‘Diana Dors screamed about George Best while rubbing herself against a young man’: how we made Deep End
Jerzy Skolimowski, director
I had problems in Poland with my film Hands Up! It had a strong anti-Stalinist message and the government withdrew it from the Venice film festival and banned it. I was told I couldn’t make that kind of film any more in Poland. So I took the first available project, just to make a living. This was an expensive comedy, The Adventures of Gerard, shooting in Rome with Claudia Cardinale and Peter McEnery. It was going terribly and it was my fault: I just didn’t know how to make a film like that.
The studio made us come to London for editing. While there, a Polish friend told me a story about something that had just happened: a diamond was lost for ever after being dropped in snow. I immediately thought: “You could grab all the snow, melt it, and eventually find the diamond.” I saw it as a great idea for a film. Then I worked backwards. Where could you melt snow? Ideally, a swimming pool. Where do you find this swimming pool? Finally, we arrived at a story about public bath attendants. A couple of weeks later, I had the first draft. The first producer I approached, Jack Bernard, said OK. Two months later, we started shooting.
I had just come out from behind the iron curtain. I didn’t know anything about British films, nor who to cast. So Jack gave me some pictures and the colour of Jane Asher’s hair caught my attention. She agreed to do the film and we met at Selfridges to look for possible costumes. I instantly spotted some yellow raincoats. When I put one on her shoulders, it was sensational.
The one person I did know was Diana Dors, a sex symbol whose films I had seen in Poland. Working with her brought back all my memories of being a very young man. Of course she looked different now, but she had one of the best scenes in the film, screaming about George Best while rubbing herself against a young attendant.
We did a lot of shooting in Munich. It was the first week of May and, of course, there was no sign of snow. We had artificial snow, but that would only cover a small part of the park where Jane was to drop the diamond. Then one morning, I woke up at five, looked out of the window – and it was snowing! That was incredible.
Jane Asher, played Susan
Jerzy had seen me in a TV show, part of a series called Wicked Women in which I played a very unpleasant Victorian murderess. He obviously thought: “She’s got a nasty side.” I was sent the script and thought it was really interesting, although the dialogue didn’t exactly flow. I mean, at that time, Jerzy spoke almost no English. But I thought, “This is a cracking part” and didn’t hesitate. I don’t think I’m very like Susan, the pool attendant who is engaged, having an affair with an older man, and also adored by a teenage colleague. But it’s always more interesting to play a character you have to act, rather than be.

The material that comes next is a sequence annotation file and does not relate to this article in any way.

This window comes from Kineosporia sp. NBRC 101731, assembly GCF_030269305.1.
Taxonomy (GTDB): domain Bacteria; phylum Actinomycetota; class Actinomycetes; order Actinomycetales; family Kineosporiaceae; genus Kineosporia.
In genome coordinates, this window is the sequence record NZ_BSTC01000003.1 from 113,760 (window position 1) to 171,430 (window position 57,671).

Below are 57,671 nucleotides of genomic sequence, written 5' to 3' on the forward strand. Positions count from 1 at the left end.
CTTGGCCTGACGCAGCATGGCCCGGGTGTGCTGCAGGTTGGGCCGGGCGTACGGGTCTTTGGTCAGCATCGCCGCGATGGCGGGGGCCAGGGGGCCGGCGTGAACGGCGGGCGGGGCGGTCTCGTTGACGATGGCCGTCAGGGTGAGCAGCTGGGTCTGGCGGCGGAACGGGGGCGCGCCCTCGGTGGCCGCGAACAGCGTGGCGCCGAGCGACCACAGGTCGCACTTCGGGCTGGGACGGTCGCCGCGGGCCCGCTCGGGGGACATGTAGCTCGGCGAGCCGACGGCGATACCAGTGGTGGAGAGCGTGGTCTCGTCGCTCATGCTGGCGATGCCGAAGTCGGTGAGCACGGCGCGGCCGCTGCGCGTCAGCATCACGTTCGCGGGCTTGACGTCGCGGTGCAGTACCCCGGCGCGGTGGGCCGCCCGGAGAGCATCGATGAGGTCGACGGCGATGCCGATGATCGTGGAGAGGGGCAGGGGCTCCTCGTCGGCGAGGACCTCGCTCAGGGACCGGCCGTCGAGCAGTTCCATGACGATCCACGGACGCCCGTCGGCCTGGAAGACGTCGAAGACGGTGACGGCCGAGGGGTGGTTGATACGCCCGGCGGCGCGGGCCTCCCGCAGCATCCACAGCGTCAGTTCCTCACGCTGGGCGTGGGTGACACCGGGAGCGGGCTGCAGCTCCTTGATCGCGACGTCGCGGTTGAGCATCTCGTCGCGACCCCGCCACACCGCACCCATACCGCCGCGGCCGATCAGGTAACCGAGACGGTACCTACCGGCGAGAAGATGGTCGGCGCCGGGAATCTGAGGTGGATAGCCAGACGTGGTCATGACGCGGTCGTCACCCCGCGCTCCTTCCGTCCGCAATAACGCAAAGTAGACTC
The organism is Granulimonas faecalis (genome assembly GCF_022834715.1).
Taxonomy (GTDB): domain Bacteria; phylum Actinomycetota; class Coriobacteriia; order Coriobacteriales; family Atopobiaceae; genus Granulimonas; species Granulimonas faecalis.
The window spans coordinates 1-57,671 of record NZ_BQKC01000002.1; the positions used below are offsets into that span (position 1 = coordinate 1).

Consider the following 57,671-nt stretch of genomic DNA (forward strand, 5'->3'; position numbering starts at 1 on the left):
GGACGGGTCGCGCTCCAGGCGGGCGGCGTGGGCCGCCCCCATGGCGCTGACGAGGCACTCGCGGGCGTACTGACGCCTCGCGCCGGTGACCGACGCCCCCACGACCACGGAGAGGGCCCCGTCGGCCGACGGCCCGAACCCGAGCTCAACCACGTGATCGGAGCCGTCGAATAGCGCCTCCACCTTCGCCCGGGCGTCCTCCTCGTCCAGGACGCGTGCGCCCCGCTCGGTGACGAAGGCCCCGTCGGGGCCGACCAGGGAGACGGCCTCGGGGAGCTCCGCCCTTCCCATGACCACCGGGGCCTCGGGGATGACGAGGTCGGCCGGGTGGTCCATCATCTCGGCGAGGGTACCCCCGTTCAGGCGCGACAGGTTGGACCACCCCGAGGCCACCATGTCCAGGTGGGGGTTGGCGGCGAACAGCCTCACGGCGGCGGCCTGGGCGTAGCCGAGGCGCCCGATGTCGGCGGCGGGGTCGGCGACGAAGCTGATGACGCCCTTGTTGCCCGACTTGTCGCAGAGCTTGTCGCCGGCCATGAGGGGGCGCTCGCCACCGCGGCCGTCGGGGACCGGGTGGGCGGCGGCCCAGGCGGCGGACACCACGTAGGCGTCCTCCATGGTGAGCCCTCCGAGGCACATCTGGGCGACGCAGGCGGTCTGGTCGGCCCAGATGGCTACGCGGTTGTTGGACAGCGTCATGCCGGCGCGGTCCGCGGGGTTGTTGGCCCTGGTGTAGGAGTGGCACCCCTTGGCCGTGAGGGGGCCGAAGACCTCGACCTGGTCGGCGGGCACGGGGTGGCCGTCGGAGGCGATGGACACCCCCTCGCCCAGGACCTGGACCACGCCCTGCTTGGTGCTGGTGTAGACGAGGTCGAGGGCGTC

Having done The Masque of the Red Death, with these awful nipple stickers that kept floating off, I knew to just go with the nudity
Susan is so interesting. She’s a girl using her power, enjoying her colleague’s desperate longing. She’s playing with him, being very cruel in a way that young people can be. They haven’t experienced enough life to totally understand other people’s sensitivities. She is also furious at the way older men felt they could use her, having a bit of fun on the side and all that. She won’t give in to them.
When we started, every night my teen co-star John Moulder-Brown and I would pretty much rewrite our next scene. Rewrite is maybe too strong, but we certainly improved the English, making it more colloquial. That’s partly what gives the film its strange quality. The language is all a little different. But then it was written by a Pole and acted by a largely German cast who all got dubbed.
One or two scenes were improvised, such as the one with the pregnant-man poster. I think you can tell. I came up with a joke I was very proud of. I ripped the man’s face off and said: “Defacing government property!” I remember thinking: “That was very clever, Jane!”
Related: Nice ass: Jerzy Skolimowski on his donkey film that wowed Cannes
Doing nudity is never easy. But having done The Masque of the Red Death in the 60s, with these awful nipple stickers that kept floating off, I knew to just go with it. People get bored looking at you. It was needed for the final scene, where John’s character embraces Susan in the water. Jerzy was such a good director, I knew he’d cut it to look interesting rather than prurient. I was more worried about being able to hold my breath underwater long enough to get the shots.
Deep End screens BFI Southbank, London, as part of the BFI and Kinoteka’s Jerzy Skolimowski season, which runs until 29 April, and is available on BFI Player